I spent the majority of New Year’s Day cleaning out my “junk room/cat litter room/throw as many random boxes in a room and kinda sorta shut the door so I don’t see how incredibly disgusting it is” room. Which meant breaking down close to 50-60 cardboard boxes that I had conveniently stuffed into one another over the course of the previous year, making at least three trips down to the cardboard-designated dumpster in the parking garage (which also meant a series of acrobatic-style maneuvers to unlock my apartment door, open it, press the “down” button for the elevator, and then take as many large steps as possible to get to the bin itself) holding an awkward pile of large fragments of cardboard. I remembered why I had procrastinated doing this for an entire year. I vaccummed and scrubbed the floor. Clogged the vaccumm cleaner in the process and then fixed it (sort of). I was sweaty and gross and kept thinking I had cat litter in my hair.
After a long (very long) hot shower and a change into forgiving sweat pants and a comfortable hoodie sweater, I returned to the room and just stood there, feeling accomplished and completely satisfied.
There are a lot of really amazing feelings in this world, but one that tops my personal list of favorites is the one that I feel when I finally finish something like this.
Now, I want to get a small bookshelf and a comfy chair and make it a quiet reading room. I also had the momentum going and started the consuming process of organizing my closet. I’m purging. It’s all good.
This Vegetable Lo Mein is another kind of purging kind of dish. Yes, it’s mostly clean eating. There’s lots of fresh vegetables in here, and you can modify this recipe as you see fit. But it’s warm and comforting and totally good for you (P.S. the leftovers are even better, in my opinion.) Perfect after a lot of really hard work.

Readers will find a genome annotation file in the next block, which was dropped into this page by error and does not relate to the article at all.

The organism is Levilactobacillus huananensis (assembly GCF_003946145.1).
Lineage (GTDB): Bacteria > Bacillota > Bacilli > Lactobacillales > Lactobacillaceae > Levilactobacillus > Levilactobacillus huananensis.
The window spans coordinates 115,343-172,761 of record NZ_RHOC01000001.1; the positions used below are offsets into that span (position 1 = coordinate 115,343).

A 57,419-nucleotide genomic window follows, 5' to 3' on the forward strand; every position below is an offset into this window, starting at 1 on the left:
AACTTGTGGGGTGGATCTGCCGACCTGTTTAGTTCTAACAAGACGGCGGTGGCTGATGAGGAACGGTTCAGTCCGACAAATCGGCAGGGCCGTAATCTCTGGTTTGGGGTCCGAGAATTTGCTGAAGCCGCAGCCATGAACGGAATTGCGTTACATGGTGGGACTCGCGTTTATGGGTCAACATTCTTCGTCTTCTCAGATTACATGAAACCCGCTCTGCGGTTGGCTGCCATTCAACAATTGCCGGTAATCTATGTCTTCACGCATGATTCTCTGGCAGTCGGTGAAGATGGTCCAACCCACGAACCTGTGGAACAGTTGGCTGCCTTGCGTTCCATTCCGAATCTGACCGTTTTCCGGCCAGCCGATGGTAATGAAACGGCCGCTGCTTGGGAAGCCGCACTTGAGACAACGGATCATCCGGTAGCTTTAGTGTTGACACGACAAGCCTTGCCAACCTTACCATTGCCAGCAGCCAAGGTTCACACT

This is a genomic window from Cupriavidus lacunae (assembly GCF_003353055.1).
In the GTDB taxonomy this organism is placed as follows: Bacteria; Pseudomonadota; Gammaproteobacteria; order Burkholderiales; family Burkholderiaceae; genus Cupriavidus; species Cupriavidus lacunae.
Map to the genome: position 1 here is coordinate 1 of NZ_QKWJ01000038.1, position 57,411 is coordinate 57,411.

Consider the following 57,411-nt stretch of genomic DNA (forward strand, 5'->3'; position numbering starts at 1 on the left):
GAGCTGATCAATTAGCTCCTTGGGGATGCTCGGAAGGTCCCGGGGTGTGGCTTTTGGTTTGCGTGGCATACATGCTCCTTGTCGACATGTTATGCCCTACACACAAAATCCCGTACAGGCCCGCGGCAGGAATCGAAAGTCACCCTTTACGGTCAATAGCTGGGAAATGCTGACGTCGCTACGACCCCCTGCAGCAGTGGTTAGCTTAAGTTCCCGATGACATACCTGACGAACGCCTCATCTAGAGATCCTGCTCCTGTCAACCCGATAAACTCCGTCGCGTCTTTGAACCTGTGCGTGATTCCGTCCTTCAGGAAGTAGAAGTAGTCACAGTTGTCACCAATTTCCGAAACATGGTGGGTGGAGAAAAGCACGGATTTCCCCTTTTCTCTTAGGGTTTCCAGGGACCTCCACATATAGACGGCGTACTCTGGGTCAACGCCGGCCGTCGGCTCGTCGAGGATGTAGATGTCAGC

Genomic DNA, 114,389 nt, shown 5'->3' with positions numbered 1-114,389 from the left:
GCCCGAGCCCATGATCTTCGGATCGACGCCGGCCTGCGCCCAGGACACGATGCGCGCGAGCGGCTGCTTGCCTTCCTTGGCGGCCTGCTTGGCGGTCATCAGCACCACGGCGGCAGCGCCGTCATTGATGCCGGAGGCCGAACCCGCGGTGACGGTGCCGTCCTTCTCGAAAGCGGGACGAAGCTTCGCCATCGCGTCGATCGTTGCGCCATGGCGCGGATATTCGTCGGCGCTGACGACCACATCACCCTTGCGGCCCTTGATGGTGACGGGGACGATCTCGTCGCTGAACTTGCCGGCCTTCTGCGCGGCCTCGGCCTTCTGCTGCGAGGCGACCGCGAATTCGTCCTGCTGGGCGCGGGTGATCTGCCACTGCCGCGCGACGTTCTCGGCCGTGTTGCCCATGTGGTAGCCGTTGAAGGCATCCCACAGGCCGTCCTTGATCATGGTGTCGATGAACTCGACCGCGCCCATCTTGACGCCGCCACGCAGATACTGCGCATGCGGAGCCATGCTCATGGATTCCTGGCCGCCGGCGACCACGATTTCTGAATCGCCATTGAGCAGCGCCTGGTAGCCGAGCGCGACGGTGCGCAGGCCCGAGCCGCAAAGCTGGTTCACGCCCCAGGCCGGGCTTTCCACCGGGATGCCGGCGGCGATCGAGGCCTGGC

Vegetable Lo Mein
Servings: about 4
1/2 lb. fresh Chinese egg noodles (**I used these, from Annie Chun. In my opinion, they are way easier and more convenient to use than trying to hunt down freshly made noodles. I found them in the refrigerated meat alternative section of my grocery store, next to all the tofu. And I used an entire bag-which was two packets of noodles.) If you choose to use fresh egg noodles, visit the recipe source at the bottom of this page for further instructions.
4 tablespoons peanut oil
3 tablespoons water
2 tablespoons tamari
2 tablespoons rice vinegar
1 tablespoon sesame oil
1 teaspoon sugar
1/2 yellow onion, thinly sliced
1 red bell pepper, seeded and thinly sliced lengthwise
8 ounces shiitake mushrooms, stems discarded and caps thinly sliced
1 zucchini, sliced lengthwise thinly
1 tablespoon grated fresh ginger
2 garlic cloves, minced
1. In a small bowl, whisk together the water, soy sauce, vinegar, sesame oil and sugar. Set aside.
2. Heat a large sauté pan or wok until very hot (over high heat) and add 2 tablespoons of the peanut oil.
3. Add the onion and bell pepper and cook just until tender, about 2 minutes, stirring frequently.
4. Add the mushrooms and zucchini and continue to stir-fry until golden brown, about 2 minutes.
5. Carefully transfer the vegetables to a separate plate.
6. Return the pan to high heat and add the remaining 2 tablespoons of peanut oil.
7. Add the ginger and garlic and cook for about 5 seconds.
8. Add the noodles and cook until heated through, about 5 minutes.
9. Return the vegetables to the pan, add the sauce, and continue to stir and toss until all the ingredients are heated through, about 1 minute.
Source: Barely adapted from Williams-Sonoma.